Introducing Advanced Code Contracts with the Entity Framework and Pex (Cont.)
I wouldn’t be objective if I didn’t highlight one of the major issues with Code Contracts. Multithreading is currently not supported. In fact, using Code Contracts run-time checking with multithreading can be downright dangerous sometimes.
Let’s say that you have a critical section managed with a lock or another synchronization mechanism:public class MultithreadedList<T> : IList<T>
List<T> list = new List<T>();
public void Add(T item)
// Code skipped...
You’ve seen by now that interface contracts are inherited and injected. Listing 11 shows the same method after contract injection by the Contract Rewriter. You can see that the postcondition was added after the lock. If another thread empties the list between the lock and the Ensures statement, the clause will fail. In fact, the postcondition should have been injected inside the lock (or not at all) to prevent contract injection from breaking valid code. Having the Contract Rewriter guess where to add the contract clauses in such a context is almost impossible; imagine a multiple-lock method!
The Code Contracts team will provide a way to manage or workaround multithreading in a future release.
Explore Your Entities with Pex
I couldn’t talk about Code Contracts without saying at least a few words on Pex. Pex stands for Program EXploration. This tool drills down into your assemblies, gathers information, and analyzes it in order to provide you with white-box testing.
While covering Pex is beyond the scope of this article, I’ll show you rapidly how it can generate unit tests based on Code Contracts clauses.
Once you’ve installed Pex and you have opened a project for which you’d like to generate unit tests, all you have to do is to use the context menu in Visual Studio to invoke it, as shown in Figure 7. If you open the context menu inside a property or method, Pex will only explore that specific piece of code; otherwise, it will apply the exploration to the entire project.
Figure 7: Running Pex.
Now, be patient! Exploring an assembly can be a lengthy operation. But it’s worth every second of it. When combined with Code Contracts, Pex detects your contract clauses and generates a bunch of tests to stress them. I was curious to see how Pex would behave with the Code Contracts Conditions and with regular expressions, so I challenged it with the Phone property contract already introduced in Listing 5. After tweaking the test project a little bit, I successfully got Pex to generate a valid phone number and quite a lot of unhappy paths to test the property. Figure 8 shows the Pex Exploration Results from this operation.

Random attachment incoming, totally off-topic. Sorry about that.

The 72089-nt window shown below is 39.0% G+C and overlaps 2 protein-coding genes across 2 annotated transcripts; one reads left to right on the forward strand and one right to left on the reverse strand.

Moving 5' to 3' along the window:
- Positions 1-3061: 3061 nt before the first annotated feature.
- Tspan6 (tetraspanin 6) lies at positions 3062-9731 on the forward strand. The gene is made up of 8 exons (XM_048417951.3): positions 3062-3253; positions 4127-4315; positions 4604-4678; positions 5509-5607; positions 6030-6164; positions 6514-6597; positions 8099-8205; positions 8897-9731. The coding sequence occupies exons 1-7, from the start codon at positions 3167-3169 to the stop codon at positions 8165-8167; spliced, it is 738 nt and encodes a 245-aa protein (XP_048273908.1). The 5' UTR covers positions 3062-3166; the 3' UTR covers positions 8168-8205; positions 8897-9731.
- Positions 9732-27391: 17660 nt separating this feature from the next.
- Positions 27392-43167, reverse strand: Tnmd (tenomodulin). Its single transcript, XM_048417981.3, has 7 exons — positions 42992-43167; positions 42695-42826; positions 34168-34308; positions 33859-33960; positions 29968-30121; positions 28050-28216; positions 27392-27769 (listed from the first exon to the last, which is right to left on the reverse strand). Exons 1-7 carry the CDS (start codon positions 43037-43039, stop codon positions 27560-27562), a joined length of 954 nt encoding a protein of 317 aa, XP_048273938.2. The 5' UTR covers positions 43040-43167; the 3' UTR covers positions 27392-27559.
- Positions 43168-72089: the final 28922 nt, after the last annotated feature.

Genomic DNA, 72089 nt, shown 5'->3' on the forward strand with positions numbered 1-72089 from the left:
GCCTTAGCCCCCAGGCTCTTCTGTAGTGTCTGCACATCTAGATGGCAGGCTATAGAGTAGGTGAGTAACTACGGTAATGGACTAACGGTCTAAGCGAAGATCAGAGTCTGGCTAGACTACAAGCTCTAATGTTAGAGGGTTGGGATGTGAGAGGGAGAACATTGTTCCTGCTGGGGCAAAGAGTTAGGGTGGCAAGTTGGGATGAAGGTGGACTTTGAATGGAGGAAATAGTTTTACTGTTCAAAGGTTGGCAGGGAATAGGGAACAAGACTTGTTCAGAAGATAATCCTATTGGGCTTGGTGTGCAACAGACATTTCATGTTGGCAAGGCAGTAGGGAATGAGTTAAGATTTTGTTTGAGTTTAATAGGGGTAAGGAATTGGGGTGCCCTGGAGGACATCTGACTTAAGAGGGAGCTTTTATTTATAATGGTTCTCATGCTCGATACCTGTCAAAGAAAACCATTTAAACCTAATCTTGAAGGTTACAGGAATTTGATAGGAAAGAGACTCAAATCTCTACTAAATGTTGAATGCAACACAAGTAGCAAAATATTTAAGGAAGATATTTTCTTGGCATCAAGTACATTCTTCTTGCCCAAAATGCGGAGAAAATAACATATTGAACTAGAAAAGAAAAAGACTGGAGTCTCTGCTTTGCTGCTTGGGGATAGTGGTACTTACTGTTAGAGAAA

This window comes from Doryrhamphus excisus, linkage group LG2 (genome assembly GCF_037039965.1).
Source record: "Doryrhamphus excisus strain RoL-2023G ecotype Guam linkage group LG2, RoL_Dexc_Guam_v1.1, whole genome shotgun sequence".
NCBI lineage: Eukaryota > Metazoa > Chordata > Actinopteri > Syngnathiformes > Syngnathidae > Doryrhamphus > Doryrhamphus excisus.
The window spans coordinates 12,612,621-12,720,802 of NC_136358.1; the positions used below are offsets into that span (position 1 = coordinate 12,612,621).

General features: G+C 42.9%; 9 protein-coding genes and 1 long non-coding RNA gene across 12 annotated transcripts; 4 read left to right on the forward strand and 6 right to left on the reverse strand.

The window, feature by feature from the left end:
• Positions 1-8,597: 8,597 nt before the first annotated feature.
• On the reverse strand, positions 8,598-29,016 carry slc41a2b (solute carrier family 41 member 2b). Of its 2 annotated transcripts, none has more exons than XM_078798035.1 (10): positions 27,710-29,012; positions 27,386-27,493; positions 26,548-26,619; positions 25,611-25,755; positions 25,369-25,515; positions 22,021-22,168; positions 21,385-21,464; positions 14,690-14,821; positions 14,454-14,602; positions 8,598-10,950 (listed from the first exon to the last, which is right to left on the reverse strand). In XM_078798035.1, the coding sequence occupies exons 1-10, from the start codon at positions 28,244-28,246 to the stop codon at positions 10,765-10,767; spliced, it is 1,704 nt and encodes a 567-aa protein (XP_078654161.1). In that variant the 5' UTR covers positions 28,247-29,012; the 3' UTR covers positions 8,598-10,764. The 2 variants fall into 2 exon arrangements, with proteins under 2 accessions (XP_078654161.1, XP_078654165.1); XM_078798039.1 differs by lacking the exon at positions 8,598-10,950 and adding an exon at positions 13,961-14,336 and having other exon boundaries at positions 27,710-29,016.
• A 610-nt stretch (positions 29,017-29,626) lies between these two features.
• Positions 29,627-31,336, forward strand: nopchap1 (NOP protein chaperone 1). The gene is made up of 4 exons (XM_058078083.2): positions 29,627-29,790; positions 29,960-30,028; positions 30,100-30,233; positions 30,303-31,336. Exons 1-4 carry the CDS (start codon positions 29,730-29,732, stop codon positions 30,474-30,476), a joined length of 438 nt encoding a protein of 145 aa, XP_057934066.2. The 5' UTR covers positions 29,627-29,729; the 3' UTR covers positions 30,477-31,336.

Figure 8: Pex exploration results.
Pex won’t create all your unit tests, but it can save you a lot of time!
The test projects included in the companion solution presented in Figure 3 are all Pex-generated. Pex won’t create all your unit tests, but it can save you a lot of time!
Contract-First Development and TDD
Let me come back to one of the principles of Design by Contract: design your contracts first. Ouch! That’s quite a blow for Test Driven Development (TDD), which states that you must design your tests first, isn’t it? Maybe not. Maybe both worlds can agree on a truce and find peace by collaborating.
You’ve seen how running a tool like Pex can really help you by generating many of your unit tests. So there’s definitely a paradigm shift here. However, that doesn’t mean the end of TDD either, because not all unit tests can be generated. Furthermore, you can’t write contracts without an API.
So, why not use TDD and start writing your happy path unit test? Then, when you create a new method or property to satisfy your test, switch to DbC. Define your contracts and generate unit tests for them with Pex. After that, switch back to TDD and complete your implementation. You can even go back and forth between both methodologies while refactoring you API before running Pex.
In this article, I presented an overview of Design by Contract and introduced the Code Contracts Library, the Contract Rewriter, the Static Contract Verifier, and Pex. Along the way, I showed how you can apply these principles and tools to the ADO.NET entities of the Entity Framework. I covered advanced strategies and techniques you can use while implementing your contracts, such as the Code Contracts Conditions, object validation, self validation, lazy initialization, and error handling. I also highlighted some limitations you may encounter.
It’s up to you now to dig deeper into these topics by going to DevLabs and familiarizing yourself with Code Contracts and Pex. You like what you see? You don’t? Let Microsoft know by talking to them in the DevLabs forums.
As for me, I’ve got to find out what Doloto, Spec Explorer, STM.NET, Axum, Small Basic, and CHESS are!